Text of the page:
Why Apple Is Reportedly Kicking Credit Card Partner Goldman Sachs To The Curb

Apple has been known to bring industry-changing products to market, such as the original iPod and iPhone. When it introduced the Apple Card in 2019, it made complete sense considering the retail eco-system that surrounds it. A further push into a vast services portfolio gave consumers another reason to consider sticking to the walled garden that Apple has created. 

This particular foray may be on the rocks, as recent reports point to Apple ending its relationship with Goldman Sachs for its Apple Card. While it appeared that the relationship would be ongoing until 2029, the honeymoon may well be over within the next year. 

The Apple Mac Pro, also introduced in 2019

Apple has its sure-fire products that are never going away, such as the iPhone, but it always has a few questionable long-term items in its stable. The Mac Pro, much like the Apple Card, always seems to be on the verge of an exit. What makes the Apple Card different is in its fairly wide adoption amongst many users, creating a symbiosis within the Apple eco-system. 

Goldman Sachs has demonstrated some dissatisfaction with the consumer credit card relationship it has with Apple, likely due to the tight control Apple has over the terms. With a cloudy overall general economy that has seen average credit card balances grow, it makes sense for Goldman Sachs to want to exit such a risky environment.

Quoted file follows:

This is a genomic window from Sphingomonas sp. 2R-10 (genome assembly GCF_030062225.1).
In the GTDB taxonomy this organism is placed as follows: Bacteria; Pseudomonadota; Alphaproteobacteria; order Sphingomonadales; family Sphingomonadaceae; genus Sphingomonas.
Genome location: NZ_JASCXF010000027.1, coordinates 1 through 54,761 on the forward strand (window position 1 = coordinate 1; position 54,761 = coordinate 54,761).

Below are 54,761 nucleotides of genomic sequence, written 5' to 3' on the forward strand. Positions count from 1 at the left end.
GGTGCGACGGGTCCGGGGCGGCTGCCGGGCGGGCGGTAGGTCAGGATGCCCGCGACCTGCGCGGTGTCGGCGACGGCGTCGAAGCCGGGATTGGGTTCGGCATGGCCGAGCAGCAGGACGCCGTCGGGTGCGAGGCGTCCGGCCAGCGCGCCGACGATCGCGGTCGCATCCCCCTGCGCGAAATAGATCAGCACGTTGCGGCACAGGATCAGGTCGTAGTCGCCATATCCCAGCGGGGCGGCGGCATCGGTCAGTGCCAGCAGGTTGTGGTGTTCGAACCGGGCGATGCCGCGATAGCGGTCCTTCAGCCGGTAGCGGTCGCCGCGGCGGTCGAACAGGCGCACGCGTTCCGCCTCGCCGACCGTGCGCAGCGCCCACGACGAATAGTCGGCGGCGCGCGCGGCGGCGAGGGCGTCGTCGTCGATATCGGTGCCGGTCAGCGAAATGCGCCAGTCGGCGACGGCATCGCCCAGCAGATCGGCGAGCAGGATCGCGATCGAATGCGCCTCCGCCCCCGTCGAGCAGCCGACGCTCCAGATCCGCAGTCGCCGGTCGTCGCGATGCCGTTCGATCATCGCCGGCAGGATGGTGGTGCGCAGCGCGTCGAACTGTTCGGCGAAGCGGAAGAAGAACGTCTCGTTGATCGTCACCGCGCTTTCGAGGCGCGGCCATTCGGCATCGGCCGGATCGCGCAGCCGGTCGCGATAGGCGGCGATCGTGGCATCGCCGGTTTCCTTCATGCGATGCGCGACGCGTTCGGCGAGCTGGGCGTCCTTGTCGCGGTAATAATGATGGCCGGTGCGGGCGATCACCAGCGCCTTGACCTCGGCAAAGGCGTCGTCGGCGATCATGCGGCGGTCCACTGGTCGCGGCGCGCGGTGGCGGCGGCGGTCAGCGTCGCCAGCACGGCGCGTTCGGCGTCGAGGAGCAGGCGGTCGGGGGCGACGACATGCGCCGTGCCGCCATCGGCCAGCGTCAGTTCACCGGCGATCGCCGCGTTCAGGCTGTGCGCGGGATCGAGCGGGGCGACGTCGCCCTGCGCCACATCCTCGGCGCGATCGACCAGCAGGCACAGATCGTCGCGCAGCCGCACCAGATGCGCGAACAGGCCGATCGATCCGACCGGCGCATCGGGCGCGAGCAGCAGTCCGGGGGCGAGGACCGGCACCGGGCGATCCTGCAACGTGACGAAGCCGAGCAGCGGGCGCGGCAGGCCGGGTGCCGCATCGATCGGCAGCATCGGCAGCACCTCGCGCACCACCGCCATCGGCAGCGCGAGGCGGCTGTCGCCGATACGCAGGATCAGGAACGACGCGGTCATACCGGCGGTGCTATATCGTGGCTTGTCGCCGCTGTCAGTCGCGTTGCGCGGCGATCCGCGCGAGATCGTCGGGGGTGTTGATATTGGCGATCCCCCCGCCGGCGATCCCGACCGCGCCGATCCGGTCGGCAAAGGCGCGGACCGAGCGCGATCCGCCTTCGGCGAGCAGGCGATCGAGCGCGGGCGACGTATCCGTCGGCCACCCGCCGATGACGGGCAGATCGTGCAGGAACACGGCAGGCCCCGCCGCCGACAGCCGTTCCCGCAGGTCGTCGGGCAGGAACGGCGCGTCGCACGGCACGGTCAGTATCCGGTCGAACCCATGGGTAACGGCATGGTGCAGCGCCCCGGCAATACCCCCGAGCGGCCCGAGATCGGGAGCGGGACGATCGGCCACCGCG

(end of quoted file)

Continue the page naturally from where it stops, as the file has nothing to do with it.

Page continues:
apple fees
Apple's description of some beneifts on Apple Card

Goldman Sachs is traditionally more comfortable with niche, higher return clients in its history. With Apple Card, however, emphasis on wide adoption and limits on where Goldman Sachs could profit have made it less appealing in a turbulent economic environment. 

Apple wanted to have a consumer friendly credit card, which means it would forego some traditional money-making attributes on its Apple Card. For example, the Apple Card does not have late lees, foreign transaction fees, or annual fees. Together with a healthy daily cash back, it is an attractive option for the consumer. Pair that with the iOS ease of use and Titanium physical card, and it is not surprising this proved a popular option. 

Apple also introduced a high interest rate savings account with Goldman Sachs, further enveloping users in its eco-system. It will be interesting to see how Apple pivots its Apple Card behind the scenes, as it would seem unlikely they want to completely get rid of it. A partnership change seems more probable (such as American Express), but if it will affect consumers in its feature-set is still unknown.